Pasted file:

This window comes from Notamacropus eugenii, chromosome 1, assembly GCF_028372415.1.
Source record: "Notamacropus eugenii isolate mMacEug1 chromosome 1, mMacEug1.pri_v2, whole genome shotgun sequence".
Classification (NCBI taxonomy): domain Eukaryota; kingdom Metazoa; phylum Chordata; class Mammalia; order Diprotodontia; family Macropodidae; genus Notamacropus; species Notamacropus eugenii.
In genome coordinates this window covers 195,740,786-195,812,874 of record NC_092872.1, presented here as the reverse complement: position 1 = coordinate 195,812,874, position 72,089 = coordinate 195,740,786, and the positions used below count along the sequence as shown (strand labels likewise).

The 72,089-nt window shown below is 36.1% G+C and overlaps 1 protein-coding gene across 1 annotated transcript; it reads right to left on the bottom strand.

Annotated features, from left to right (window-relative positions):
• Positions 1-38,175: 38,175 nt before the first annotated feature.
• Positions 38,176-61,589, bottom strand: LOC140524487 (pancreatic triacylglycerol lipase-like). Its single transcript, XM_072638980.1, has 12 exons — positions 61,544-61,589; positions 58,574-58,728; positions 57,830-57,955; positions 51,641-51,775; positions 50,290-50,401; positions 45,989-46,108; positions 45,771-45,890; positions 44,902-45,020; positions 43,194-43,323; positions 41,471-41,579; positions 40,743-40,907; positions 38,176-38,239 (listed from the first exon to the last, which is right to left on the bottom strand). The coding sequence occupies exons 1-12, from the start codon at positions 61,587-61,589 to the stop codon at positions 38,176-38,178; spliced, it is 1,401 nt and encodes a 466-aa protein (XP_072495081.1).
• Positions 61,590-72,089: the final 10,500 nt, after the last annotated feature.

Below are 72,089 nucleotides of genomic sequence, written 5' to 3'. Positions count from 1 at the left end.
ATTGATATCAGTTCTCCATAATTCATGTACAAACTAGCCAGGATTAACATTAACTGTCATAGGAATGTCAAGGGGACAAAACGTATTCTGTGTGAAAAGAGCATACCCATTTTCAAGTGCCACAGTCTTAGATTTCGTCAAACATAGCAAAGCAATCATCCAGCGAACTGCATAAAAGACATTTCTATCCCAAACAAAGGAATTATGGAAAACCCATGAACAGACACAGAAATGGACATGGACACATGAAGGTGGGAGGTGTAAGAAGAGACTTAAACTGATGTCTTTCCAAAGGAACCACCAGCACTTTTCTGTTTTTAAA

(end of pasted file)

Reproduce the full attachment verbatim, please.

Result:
This window comes from Notamacropus eugenii, chromosome 1, assembly GCF_028372415.1.
Source record: "Notamacropus eugenii isolate mMacEug1 chromosome 1, mMacEug1.pri_v2, whole genome shotgun sequence".
Classification (NCBI taxonomy): domain Eukaryota; kingdom Metazoa; phylum Chordata; class Mammalia; order Diprotodontia; family Macropodidae; genus Notamacropus; species Notamacropus eugenii.
In genome coordinates this window covers 195,740,786-195,812,874 of record NC_092872.1, presented here as the reverse complement: position 1 = coordinate 195,812,874, position 72,089 = coordinate 195,740,786, and the positions used below count along the sequence as shown (strand labels likewise).

The 72,089-nt window shown below is 36.1% G+C and overlaps 1 protein-coding gene across 1 annotated transcript; it reads right to left on the bottom strand.

Annotated features, from left to right (window-relative positions):
• Positions 1-38,175: 38,175 nt before the first annotated feature.
• Positions 38,176-61,589, bottom strand: LOC140524487 (pancreatic triacylglycerol lipase-like). Its single transcript, XM_072638980.1, has 12 exons — positions 61,544-61,589; positions 58,574-58,728; positions 57,830-57,955; positions 51,641-51,775; positions 50,290-50,401; positions 45,989-46,108; positions 45,771-45,890; positions 44,902-45,020; positions 43,194-43,323; positions 41,471-41,579; positions 40,743-40,907; positions 38,176-38,239 (listed from the first exon to the last, which is right to left on the bottom strand). The coding sequence occupies exons 1-12, from the start codon at positions 61,587-61,589 to the stop codon at positions 38,176-38,178; spliced, it is 1,401 nt and encodes a 466-aa protein (XP_072495081.1).
• Positions 61,590-72,089: the final 10,500 nt, after the last annotated feature.

Below are 72,089 nucleotides of genomic sequence, written 5' to 3'. Positions count from 1 at the left end.
ATTGATATCAGTTCTCCATAATTCATGTACAAACTAGCCAGGATTAACATTAACTGTCATAGGAATGTCAAGGGGACAAAACGTATTCTGTGTGAAAAGAGCATACCCATTTTCAAGTGCCACAGTCTTAGATTTCGTCAAACATAGCAAAGCAATCATCCAGCGAACTGCATAAAAGACATTTCTATCCCAAACAAAGGAATTATGGAAAACCCATGAACAGACACAGAAATGGACATGGACACATGAAGGTGGGAGGTGTAAGAAGAGACTTAAACTGATGTCTTTCCAAAGGAACCACCAGCACTTTTCTGTTTTTAAA